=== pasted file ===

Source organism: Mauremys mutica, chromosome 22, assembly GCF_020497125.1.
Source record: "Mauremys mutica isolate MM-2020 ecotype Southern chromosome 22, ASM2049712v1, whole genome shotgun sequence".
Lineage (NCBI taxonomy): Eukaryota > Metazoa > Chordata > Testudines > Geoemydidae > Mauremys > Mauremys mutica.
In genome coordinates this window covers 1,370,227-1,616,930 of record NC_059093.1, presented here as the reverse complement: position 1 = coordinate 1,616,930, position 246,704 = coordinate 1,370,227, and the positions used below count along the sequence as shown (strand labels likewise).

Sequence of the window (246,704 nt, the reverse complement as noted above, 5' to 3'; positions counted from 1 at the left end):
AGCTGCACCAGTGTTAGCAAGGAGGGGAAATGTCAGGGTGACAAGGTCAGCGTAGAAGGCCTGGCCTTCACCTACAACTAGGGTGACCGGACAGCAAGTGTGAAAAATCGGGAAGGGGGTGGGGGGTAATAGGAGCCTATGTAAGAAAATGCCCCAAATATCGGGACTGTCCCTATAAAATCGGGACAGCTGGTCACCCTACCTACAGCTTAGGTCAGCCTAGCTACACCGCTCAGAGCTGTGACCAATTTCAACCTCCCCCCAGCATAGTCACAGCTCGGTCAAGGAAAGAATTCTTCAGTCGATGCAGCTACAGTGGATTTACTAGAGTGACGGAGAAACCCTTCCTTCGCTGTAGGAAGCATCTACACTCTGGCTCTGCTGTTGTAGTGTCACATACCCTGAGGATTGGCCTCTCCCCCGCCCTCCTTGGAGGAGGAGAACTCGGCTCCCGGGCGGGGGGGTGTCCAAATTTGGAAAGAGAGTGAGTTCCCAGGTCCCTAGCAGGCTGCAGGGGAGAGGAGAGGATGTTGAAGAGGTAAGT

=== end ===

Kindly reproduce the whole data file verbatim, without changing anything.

Source organism: Mauremys mutica, chromosome 22, assembly GCF_020497125.1.
Source record: "Mauremys mutica isolate MM-2020 ecotype Southern chromosome 22, ASM2049712v1, whole genome shotgun sequence".
Lineage (NCBI taxonomy): Eukaryota > Metazoa > Chordata > Testudines > Geoemydidae > Mauremys > Mauremys mutica.
In genome coordinates this window covers 1,370,227-1,616,930 of record NC_059093.1, presented here as the reverse complement: position 1 = coordinate 1,616,930, position 246,704 = coordinate 1,370,227, and the positions used below count along the sequence as shown (strand labels likewise).

Sequence of the window (246,704 nt, the reverse complement as noted above, 5' to 3'; positions counted from 1 at the left end):
AGCTGCACCAGTGTTAGCAAGGAGGGGAAATGTCAGGGTGACAAGGTCAGCGTAGAAGGCCTGGCCTTCACCTACAACTAGGGTGACCGGACAGCAAGTGTGAAAAATCGGGAAGGGGGTGGGGGGTAATAGGAGCCTATGTAAGAAAATGCCCCAAATATCGGGACTGTCCCTATAAAATCGGGACAGCTGGTCACCCTACCTACAGCTTAGGTCAGCCTAGCTACACCGCTCAGAGCTGTGACCAATTTCAACCTCCCCCCAGCATAGTCACAGCTCGGTCAAGGAAAGAATTCTTCAGTCGATGCAGCTACAGTGGATTTACTAGAGTGACGGAGAAACCCTTCCTTCGCTGTAGGAAGCATCTACACTCTGGCTCTGCTGTTGTAGTGTCACATACCCTGAGGATTGGCCTCTCCCCCGCCCTCCTTGGAGGAGGAGAACTCGGCTCCCGGGCGGGGGGGTGTCCAAATTTGGAAAGAGAGTGAGTTCCCAGGTCCCTAGCAGGCTGCAGGGGAGAGGAGAGGATGTTGAAGAGGTAAGT